A young Tabrez Alam has been living with a dented confidence ever since the demonetisation announcement. Visually impaired since birth, Alam could tell the difference between a real and fake ₹500 note by merely running his fingers across one.
The introduction of the new notes has left him worried. “The new ₹500 note appears to be of the same size as a ₹20 note. I can no longer tell the difference merely on the basis of the size of the note,” Tabrez says.
Tabrez and many others like him in the Capital are yet to understand the features of the new notes that may distinguish them from fake ones. They can no longer follow the practice of identifying currency notes on the basis of their length, breadth and tactile markings on the top, bottom and sides.
Trust an issue
“We had learnt the trick after months of practice. Now we have to unlearn most of them and understand the new features,” says Kala, a visually impaired woman.
For now, many visually impaired people are using either a ruler to measure the notes for accuracy before accepting them. Some are accepting the new notes without any verification, but only from people known to them.
Harish Kumar, another visually impaired man, says he has been accepting only ₹100 notes or lesser.
“I can be tricked into accepting a fake note,” says Harish, who works at a candle manufacturing unit in the city.
But handling a large number of notes comes with its own woes for the visually impaired. “It takes me more time, more trouble to count so many notes at once,” he says.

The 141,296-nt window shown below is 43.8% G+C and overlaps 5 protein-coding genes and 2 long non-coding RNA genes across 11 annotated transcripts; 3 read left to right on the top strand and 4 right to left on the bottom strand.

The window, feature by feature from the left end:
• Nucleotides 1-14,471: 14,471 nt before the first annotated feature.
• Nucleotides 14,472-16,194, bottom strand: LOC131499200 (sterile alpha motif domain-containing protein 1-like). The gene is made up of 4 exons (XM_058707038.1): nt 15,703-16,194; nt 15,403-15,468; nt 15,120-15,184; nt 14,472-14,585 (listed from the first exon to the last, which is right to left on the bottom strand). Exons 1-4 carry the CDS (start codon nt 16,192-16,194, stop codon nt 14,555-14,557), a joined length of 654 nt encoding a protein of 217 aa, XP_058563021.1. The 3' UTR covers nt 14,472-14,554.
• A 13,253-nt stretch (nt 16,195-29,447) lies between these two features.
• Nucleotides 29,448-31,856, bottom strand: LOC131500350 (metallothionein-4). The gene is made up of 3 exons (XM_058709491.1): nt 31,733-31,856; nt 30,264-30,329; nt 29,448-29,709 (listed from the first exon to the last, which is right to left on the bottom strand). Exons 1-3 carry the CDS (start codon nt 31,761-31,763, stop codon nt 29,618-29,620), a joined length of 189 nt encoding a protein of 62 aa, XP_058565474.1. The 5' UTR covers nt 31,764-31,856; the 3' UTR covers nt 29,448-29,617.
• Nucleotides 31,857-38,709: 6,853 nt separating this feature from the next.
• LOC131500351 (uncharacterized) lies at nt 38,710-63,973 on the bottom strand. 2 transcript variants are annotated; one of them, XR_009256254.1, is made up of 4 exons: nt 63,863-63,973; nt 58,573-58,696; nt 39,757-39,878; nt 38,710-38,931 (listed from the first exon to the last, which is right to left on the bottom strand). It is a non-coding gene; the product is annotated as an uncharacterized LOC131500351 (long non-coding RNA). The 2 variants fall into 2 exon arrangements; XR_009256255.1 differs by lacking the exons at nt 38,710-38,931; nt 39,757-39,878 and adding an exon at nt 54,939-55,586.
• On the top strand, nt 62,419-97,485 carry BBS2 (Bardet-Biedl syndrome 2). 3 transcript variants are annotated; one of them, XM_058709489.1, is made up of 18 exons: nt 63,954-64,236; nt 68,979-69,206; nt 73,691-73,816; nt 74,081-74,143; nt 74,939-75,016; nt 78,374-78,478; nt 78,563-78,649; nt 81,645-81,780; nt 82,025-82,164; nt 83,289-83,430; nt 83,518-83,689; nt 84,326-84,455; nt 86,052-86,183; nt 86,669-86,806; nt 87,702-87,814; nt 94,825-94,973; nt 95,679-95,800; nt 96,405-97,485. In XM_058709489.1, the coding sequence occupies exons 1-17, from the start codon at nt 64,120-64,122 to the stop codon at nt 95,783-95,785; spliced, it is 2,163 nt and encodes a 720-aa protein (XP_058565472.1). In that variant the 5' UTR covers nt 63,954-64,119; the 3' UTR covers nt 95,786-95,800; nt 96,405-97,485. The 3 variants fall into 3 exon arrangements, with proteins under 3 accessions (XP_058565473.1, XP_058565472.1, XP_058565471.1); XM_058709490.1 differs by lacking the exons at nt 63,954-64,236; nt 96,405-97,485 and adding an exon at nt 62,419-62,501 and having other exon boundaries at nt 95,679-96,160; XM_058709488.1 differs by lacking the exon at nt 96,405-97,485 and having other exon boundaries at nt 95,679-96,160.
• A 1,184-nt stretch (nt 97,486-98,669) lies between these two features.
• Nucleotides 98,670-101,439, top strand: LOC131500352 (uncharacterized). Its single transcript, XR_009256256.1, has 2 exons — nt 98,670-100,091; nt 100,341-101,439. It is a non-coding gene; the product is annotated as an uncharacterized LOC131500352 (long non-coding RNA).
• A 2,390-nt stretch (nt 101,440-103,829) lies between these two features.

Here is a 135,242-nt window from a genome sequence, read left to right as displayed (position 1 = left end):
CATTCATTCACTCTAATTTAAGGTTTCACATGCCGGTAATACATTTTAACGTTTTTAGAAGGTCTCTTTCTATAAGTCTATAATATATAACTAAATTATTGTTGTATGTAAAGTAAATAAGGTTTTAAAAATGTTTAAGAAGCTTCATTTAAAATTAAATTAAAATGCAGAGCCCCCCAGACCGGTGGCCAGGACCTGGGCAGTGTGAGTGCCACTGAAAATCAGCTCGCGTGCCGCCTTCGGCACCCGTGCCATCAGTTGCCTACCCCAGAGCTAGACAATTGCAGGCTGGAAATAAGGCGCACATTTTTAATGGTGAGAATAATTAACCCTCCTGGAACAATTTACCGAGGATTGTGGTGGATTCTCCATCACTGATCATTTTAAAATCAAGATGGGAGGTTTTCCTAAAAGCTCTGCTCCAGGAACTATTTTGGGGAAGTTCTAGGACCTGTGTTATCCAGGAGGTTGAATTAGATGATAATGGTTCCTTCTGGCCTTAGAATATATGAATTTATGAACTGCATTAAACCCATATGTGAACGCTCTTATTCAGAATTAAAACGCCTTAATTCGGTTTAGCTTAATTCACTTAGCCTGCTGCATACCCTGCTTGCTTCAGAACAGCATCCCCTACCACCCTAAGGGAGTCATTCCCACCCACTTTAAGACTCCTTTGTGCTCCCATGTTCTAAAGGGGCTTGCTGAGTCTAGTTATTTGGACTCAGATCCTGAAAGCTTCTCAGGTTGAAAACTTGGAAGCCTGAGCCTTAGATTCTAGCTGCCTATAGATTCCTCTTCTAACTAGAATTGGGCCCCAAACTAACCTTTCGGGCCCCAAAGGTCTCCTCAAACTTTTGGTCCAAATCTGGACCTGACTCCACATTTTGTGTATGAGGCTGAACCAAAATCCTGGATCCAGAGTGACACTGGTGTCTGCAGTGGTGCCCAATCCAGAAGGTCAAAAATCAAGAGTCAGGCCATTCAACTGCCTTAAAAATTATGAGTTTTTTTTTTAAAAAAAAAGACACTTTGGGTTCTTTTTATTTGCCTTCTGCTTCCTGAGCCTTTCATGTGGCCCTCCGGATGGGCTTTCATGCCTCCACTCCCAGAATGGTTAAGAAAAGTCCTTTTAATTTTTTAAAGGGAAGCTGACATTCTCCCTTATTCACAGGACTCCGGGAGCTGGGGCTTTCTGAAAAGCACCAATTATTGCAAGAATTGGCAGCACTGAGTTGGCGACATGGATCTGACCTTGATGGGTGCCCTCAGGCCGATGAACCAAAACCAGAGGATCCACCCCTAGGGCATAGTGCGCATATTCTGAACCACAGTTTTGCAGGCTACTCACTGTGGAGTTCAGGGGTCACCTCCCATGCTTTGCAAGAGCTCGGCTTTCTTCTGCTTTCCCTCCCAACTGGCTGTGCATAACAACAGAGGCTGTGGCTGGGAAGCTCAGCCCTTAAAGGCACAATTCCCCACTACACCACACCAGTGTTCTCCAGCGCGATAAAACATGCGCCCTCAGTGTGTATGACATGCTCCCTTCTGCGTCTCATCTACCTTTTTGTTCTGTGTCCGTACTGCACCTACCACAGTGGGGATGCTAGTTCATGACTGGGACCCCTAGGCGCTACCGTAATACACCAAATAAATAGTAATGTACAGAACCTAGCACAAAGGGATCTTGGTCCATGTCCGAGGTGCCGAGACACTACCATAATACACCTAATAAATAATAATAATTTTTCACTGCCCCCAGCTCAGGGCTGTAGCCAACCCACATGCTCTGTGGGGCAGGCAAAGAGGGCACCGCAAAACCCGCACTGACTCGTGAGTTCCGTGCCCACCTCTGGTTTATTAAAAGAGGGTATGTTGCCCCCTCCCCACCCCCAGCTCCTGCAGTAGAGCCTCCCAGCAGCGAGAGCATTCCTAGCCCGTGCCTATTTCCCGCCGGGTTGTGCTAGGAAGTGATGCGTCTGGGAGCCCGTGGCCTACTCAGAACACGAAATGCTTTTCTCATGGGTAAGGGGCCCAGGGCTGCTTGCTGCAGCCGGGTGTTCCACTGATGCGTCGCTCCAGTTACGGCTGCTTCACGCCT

Problems for the visually impaired do not stop there. Harish recounts how he had to pay at least five trips to his bank branch in Bhogal to be able to withdraw money.
“The extra visits meant extra expenditure on travel. Even rickshaw pullers extract more money from us knowing we can’t see,” he says.
The bank staff was accommodating towards him, but even they could never sanction him the stipulated ₹24,000.
But Harish had to face his share of embarrassment too. “When I made repeated visits, the bank staff began asking me why I was spending my money so quickly. Why should I answer such questions,” he says.
Tabrez, meanwhile, was once not allowed to jump the queue because he “did not look blind”. “I had to convince people that I actually could not see,” he recounts.
On the anvil
The Blind Relief Association, which runs training centres and a school for the visually impaired, has plans to impart training to such people so that they are familiar with the new notes.
K.C. Pande, the honorary executive secretary of the association, says the visually impaired will also be trained in using mobile applications for making online payments.
Few visually impaired people, however, have been taking some of these inconveniences in their stride.
“If those with visibility cannot get cash, why should we blind people expect much?” says Harish, before walking off to pack clay candles in a basket.